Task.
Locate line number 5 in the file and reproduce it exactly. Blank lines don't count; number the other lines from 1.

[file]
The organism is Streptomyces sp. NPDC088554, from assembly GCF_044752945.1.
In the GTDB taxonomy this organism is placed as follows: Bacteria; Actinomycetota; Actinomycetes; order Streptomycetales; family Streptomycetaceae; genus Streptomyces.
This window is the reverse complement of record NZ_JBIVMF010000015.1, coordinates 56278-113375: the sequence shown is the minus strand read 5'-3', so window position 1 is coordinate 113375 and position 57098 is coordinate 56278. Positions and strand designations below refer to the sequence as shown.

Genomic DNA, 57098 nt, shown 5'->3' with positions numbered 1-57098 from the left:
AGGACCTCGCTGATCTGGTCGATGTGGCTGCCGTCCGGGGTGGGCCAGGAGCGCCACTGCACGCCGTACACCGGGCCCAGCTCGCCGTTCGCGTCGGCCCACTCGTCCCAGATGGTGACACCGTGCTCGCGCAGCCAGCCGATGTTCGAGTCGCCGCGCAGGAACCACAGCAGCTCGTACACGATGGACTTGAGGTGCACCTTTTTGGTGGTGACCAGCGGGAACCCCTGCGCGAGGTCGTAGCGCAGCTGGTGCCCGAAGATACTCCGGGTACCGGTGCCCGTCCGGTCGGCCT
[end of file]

AGGACCTCGCTGATCTGGTCGATGTGGCTGCCGTCCGGGGTGGGCCAGGAGCGCCACTGCACGCCGTACACCGGGCCCAGCTCGCCGTTCGCGTCGGCCCACTCGTCCCAGATGGTGACACCGTGCTCGCGCAGCCAGCCGATGTTCGAGTCGCCGCGCAGGAACCACAGCAGCTCGTACACGATGGACTTGAGGTGCACCTTTTTGGTGGTGACCAGCGGGAACCCCTGCGCGAGGTCGTAGCGCAGCTGGTGCCCGAAGATACTCCGGGTACCGGTGCCCGTCCGGTCGGCCT